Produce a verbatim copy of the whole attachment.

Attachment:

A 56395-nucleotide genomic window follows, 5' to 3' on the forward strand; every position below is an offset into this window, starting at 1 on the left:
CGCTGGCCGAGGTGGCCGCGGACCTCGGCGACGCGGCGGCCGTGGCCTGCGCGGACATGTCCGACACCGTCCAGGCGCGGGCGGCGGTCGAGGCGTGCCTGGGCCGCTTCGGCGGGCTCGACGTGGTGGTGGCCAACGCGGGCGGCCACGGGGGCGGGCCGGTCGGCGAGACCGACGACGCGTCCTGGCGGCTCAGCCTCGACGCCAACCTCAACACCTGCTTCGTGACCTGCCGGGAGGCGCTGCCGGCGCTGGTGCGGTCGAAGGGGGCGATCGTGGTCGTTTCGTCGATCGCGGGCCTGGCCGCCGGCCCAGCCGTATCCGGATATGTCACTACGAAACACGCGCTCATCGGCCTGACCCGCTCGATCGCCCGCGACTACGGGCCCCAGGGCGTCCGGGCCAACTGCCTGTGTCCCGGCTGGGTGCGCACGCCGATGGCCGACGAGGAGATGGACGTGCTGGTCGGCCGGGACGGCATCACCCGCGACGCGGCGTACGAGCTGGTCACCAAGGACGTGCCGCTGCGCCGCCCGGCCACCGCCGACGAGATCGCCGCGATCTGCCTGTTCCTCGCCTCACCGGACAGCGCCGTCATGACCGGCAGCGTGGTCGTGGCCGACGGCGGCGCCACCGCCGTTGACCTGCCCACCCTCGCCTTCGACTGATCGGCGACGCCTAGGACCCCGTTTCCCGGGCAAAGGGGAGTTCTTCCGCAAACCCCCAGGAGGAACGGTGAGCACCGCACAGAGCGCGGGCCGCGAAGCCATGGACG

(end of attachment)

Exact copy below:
A 56395-nucleotide genomic window follows, 5' to 3' on the forward strand; every position below is an offset into this window, starting at 1 on the left:
CGCTGGCCGAGGTGGCCGCGGACCTCGGCGACGCGGCGGCCGTGGCCTGCGCGGACATGTCCGACACCGTCCAGGCGCGGGCGGCGGTCGAGGCGTGCCTGGGCCGCTTCGGCGGGCTCGACGTGGTGGTGGCCAACGCGGGCGGCCACGGGGGCGGGCCGGTCGGCGAGACCGACGACGCGTCCTGGCGGCTCAGCCTCGACGCCAACCTCAACACCTGCTTCGTGACCTGCCGGGAGGCGCTGCCGGCGCTGGTGCGGTCGAAGGGGGCGATCGTGGTCGTTTCGTCGATCGCGGGCCTGGCCGCCGGCCCAGCCGTATCCGGATATGTCACTACGAAACACGCGCTCATCGGCCTGACCCGCTCGATCGCCCGCGACTACGGGCCCCAGGGCGTCCGGGCCAACTGCCTGTGTCCCGGCTGGGTGCGCACGCCGATGGCCGACGAGGAGATGGACGTGCTGGTCGGCCGGGACGGCATCACCCGCGACGCGGCGTACGAGCTGGTCACCAAGGACGTGCCGCTGCGCCGCCCGGCCACCGCCGACGAGATCGCCGCGATCTGCCTGTTCCTCGCCTCACCGGACAGCGCCGTCATGACCGGCAGCGTGGTCGTGGCCGACGGCGGCGCCACCGCCGTTGACCTGCCCACCCTCGCCTTCGACTGATCGGCGACGCCTAGGACCCCGTTTCCCGGGCAAAGGGGAGTTCTTCCGCAAACCCCCAGGAGGAACGGTGAGCACCGCACAGAGCGCGGGCCGCGAAGCCATGGACG